Daniel Favrat from the Industrial Energy Systems Laboratory of EPF Lausanne (LENI) criticised the backward way in which fossil fuels are utilised nowadays. He said that heating with petroleum, as is still done today in many households, differs little in terms of the type of energy it uses and how the energy is converted from the fire with which the Neanderthals once warmed themselves. Based on LENI research projects, Favrat showed clearly how energy can now be supplied much more efficiently to whole districts through thermodynamic innovations in the shape of centralised power stations.

The focus on 2050 as the time horizon was conspicuous in all the lectures. Later Boulouchos expressed the opinion that 2050 was a compromise: he said that 2100 was too far in the future to create a binding obligation – even though far-reaching radical social changes are possible only over such periods of time. On the other hand, due to reinvestment cycles and the inertia of human behaviour, he said that 2020 was too short-term to permit changes that were already far-reaching.

“Let’s get serious!”

The nature of fruitful collaboration between institutions of higher education and the world of politics was the question that came to the fore during the subsequent discussion moderated by ETH Zurich President Ralph Eichler. Those taking part in the discussion were unanimous in their belief that, first and foremost, scientists should show politicians potential paths toward solutions, but politicians cannot dictate the way transformations should take place. Establishing international networks to give better public access to available knowledge was also important – a need already voiced by Hiroshi Komiyama, President of the University of Tokyo, in a lecture shortly before the panel session.

One member of the audience thought that the path outlined to a new energy era was too long and asked whether, to solve the enormous global challenges, it was not science’s task to propagate revolutionary ideas for a radical change as well. Eichler voiced his opinion in a counter-question: he wanted to know whether a CO2 reduction by 70 to 80 percent by 2050, as targeted by Japan or the EU, wasn’t revolutionary enough. Here, the panel members also drew attention to the fact that a transformation of infrastructure in the energy industry will entail far-reaching consequences and is therefore achievable only in the long term.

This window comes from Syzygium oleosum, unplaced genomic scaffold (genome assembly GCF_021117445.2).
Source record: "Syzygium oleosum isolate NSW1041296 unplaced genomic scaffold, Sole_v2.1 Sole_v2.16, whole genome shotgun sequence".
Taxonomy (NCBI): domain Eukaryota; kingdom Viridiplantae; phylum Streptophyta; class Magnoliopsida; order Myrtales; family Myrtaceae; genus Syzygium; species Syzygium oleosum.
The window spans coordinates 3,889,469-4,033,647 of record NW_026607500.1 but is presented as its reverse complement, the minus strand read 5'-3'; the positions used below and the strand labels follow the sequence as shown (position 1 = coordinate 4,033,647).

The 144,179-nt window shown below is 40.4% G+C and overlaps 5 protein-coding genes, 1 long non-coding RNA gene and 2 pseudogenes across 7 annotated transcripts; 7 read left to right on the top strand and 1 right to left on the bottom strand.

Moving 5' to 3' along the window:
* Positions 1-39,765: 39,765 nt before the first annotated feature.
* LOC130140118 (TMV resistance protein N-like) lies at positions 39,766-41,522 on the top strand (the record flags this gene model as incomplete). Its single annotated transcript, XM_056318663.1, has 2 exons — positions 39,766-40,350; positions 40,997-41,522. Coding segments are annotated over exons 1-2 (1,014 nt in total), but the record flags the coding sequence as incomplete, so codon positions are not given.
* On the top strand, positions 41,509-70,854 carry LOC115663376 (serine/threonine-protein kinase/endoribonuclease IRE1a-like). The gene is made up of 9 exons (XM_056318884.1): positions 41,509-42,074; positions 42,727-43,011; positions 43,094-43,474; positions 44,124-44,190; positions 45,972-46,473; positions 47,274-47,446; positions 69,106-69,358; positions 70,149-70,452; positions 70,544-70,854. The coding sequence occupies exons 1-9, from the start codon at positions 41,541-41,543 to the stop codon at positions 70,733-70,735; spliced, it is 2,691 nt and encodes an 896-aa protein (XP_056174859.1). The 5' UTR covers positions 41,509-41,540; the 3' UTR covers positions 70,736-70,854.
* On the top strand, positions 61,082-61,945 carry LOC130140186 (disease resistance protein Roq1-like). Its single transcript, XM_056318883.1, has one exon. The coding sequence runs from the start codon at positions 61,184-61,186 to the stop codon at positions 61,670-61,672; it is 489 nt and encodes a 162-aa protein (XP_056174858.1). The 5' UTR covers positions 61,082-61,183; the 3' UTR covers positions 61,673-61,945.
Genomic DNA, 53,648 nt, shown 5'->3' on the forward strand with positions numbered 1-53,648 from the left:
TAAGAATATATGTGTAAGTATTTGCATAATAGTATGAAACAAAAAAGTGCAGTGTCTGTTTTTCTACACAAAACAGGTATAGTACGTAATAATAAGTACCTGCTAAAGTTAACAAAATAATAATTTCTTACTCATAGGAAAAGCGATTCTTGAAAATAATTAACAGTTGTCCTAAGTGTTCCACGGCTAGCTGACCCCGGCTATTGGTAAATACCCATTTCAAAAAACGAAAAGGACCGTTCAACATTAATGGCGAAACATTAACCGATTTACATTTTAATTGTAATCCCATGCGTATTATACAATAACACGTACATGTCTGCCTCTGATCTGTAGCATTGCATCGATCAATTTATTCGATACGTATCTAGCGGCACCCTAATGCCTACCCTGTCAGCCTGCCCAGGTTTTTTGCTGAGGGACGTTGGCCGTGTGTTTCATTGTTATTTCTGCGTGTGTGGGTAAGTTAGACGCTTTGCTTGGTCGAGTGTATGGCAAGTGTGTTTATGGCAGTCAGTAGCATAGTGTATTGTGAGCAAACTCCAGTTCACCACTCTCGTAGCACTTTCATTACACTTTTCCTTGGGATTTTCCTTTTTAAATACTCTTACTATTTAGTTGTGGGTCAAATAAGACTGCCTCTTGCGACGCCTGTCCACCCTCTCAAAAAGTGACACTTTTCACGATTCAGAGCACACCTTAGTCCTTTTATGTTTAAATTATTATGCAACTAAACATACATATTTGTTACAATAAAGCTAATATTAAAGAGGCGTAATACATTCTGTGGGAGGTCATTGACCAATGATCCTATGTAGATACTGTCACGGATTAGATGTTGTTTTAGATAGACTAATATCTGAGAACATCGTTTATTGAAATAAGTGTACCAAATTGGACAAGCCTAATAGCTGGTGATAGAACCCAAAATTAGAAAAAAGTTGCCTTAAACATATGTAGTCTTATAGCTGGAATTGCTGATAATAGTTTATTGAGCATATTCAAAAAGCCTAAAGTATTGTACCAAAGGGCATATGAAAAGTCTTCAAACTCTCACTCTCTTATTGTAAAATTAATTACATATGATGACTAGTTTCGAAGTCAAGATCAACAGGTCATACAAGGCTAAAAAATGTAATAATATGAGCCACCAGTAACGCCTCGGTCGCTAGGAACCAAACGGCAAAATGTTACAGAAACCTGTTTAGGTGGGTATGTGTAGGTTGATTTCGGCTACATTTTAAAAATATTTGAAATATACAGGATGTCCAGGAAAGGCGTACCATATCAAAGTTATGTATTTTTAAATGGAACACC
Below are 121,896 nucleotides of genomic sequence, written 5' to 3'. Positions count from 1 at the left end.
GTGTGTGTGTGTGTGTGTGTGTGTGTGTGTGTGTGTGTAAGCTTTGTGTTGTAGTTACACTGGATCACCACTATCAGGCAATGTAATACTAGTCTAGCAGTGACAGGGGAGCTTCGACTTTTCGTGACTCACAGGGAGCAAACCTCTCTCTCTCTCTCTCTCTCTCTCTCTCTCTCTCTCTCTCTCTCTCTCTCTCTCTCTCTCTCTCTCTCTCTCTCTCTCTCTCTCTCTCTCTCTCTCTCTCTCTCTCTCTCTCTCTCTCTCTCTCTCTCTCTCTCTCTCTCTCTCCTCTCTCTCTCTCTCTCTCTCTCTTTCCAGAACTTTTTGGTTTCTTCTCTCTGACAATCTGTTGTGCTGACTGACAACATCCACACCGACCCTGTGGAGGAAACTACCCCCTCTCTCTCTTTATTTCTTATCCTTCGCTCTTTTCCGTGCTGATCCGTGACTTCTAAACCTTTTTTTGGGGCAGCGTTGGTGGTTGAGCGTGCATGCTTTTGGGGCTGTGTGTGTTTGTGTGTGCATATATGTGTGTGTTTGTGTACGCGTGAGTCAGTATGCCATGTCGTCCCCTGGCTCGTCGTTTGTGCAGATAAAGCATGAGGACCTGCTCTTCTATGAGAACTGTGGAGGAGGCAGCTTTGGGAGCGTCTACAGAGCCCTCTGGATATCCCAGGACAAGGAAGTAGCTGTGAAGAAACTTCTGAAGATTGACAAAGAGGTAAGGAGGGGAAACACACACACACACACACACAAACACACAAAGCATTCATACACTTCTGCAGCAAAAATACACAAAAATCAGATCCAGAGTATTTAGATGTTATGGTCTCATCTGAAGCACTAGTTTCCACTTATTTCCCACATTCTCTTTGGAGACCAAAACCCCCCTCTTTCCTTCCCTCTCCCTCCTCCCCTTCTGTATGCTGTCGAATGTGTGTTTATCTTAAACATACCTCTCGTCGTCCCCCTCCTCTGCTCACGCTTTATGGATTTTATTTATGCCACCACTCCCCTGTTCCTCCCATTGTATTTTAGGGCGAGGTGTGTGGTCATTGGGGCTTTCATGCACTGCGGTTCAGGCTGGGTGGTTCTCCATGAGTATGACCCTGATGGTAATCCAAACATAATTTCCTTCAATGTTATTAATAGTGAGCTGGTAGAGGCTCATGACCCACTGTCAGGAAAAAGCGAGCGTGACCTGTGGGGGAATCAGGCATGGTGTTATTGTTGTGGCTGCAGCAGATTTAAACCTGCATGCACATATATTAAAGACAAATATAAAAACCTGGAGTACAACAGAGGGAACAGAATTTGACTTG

However, Moniz is convinced that much more could already be being done to counter CO2 emissions than is happening at present, considering as he does CO2 sequestration to be the biggest opportunity that is already available. His concluding appeal to the public was, “We are not very serious by now. Let`s get serious!”

In reply to a question after the panel event, Konstantinos Boulouchos said: “As can be seen, energy experts from leading institutions of higher education are unanimous about the current problem, namely CO2 emissions. However, each higher education institution is approaching the problem slightly differently.” Ralph Eichler said that he believed that the panel had borne out the interdisciplinary route followed by ETH Zurich via the Energy Science Center. He hoped that the research results and concepts from such institutions will be brought to the public’s attention to a greater extent and discussed more widely in the future.

Alliance for Global Sustainability (AGS)

AGS is an international, multidisciplinary collaboration project between four universities – ETH Zurich, the Massachusetts Institute of Technology (MIT), the University of Tokyo and the Chalmers University of Technology. The higher education institutions involved have been discussing science and research for a sustainable future since 1997. These efforts result in possible routes for transformation into a sustainable society and suggestions brought to the attention of political decision-makers. The annual conference of the AGS is taking place from 26 to 29 January 2009 at ETH Zurich. The Student Summit for Sustainability (S3) of the World Student Community for Sustainable Development (WSC-SD) is also taking place at the same time.